Call me a curmudgeon, but underneath all the great press about IBM's Watson computer that will play Jeopardy against human champs, I see a less sexy story.
SAN JOSE, Calif. – Call me a curmudgeon, but underneath all the great press about IBM's Watson computer that will play Jeopardy against human champs, I see a less sexy story.
Sure, Watson is a great achievement in harnessing an array of computers to handle really tough jobs in natural language processing and open-ended inquiries. Google does a similarly great job with my typed questions every day that often flat out amazes me.
It's true that these are the sorts of efforts we too often take for granted. Our culture does not adequately value the hard work and acumen in science, math and technology required to perform the daily miracles behind a Web search or Facebook link.
I know this is much needed PR for engineers, the electronics industry—and of course Big Blue that wants to polish its image as a company that really can make businesses ready for a smarter planet, as they say in their ads.
But there's another really important reason why it is strategic for IBM to be seen very broadly by the American public as a company that can tackle tough computer problems. A big slice of Big Blue's pie comes from selling to the U.S. government some of the biggest, most technically exotic and most expensive computer systems in the world.
IBM has long had an out-sized share of contracts in areas such as the systems that simulate nuclear warfare and the effects of aging on our stockpile of nuclear missiles. They also win a generous share of supercomputing grants from the Defense Advanced Research Projects Agency.
I do not know who sells to the U.S. government the super secret systems that track high res satellite images, monitor international communications and handle other jobs for the CIA and other military and security agencies. But I suspect IBM is right at the top of the list.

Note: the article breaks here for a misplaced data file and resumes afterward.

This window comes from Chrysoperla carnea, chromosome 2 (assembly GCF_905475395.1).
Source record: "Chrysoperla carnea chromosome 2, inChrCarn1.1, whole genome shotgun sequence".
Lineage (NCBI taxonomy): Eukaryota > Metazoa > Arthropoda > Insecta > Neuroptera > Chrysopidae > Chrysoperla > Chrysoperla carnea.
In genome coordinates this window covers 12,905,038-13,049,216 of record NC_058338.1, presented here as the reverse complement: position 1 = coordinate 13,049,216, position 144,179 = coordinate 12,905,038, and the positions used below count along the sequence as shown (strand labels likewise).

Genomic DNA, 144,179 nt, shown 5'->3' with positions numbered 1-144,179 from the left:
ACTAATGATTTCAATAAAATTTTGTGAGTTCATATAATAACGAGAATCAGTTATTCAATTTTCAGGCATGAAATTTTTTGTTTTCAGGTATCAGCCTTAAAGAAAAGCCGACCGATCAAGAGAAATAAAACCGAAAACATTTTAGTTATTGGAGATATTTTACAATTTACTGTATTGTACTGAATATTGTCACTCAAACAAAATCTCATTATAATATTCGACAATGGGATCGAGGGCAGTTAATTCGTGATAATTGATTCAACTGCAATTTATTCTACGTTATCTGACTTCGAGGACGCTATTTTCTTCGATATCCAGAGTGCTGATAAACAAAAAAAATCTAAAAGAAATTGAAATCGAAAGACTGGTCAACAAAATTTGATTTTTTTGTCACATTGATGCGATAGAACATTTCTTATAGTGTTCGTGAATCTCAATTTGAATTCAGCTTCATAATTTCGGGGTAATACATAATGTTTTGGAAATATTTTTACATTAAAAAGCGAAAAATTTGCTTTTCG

These are some of the most expensive and profitable systems in the world. They help pay for those New York fabs where IBM makes its proprietary Power and other processors and chip sets.
This business is an integral part of IBM's model and has been for years. That's what Jeopardy is not the first game IBM has played. It has wowed us with chess matches and other feats of computing finesse over many years.
With the American public so deeply impressed by IBM's prowess, it makes it a bit easier for the company to sell such high priced systems and exotic architectures. It also makes it easier for government program managers to write those big checks.
For the last decade or so inexpensive clusters of off-the-shelf computers have been making huge inroads into this so-called high performance computing sector. Meanwhile most companies promoting exotic and expensive technologies such as Cray have struggled to survive.
Indeed, the world's most powerful computer uses off the shelf Intel server processors and Nvidia graphics chips put together with a little special sauce of a unique internal cluster network. It was made in China, not by IBM.
Maybe Cray and Thinking Machines and the many U.S. high performance computer companies that have folded in the last 20 years would still be around if they played Jeopardy.
So while you are enjoying the great show and a little PR for the wizardry of computing and engineering, just remember, your tax dollars helped fund this demo.
IBM researcher David Ferrucci plays against Watson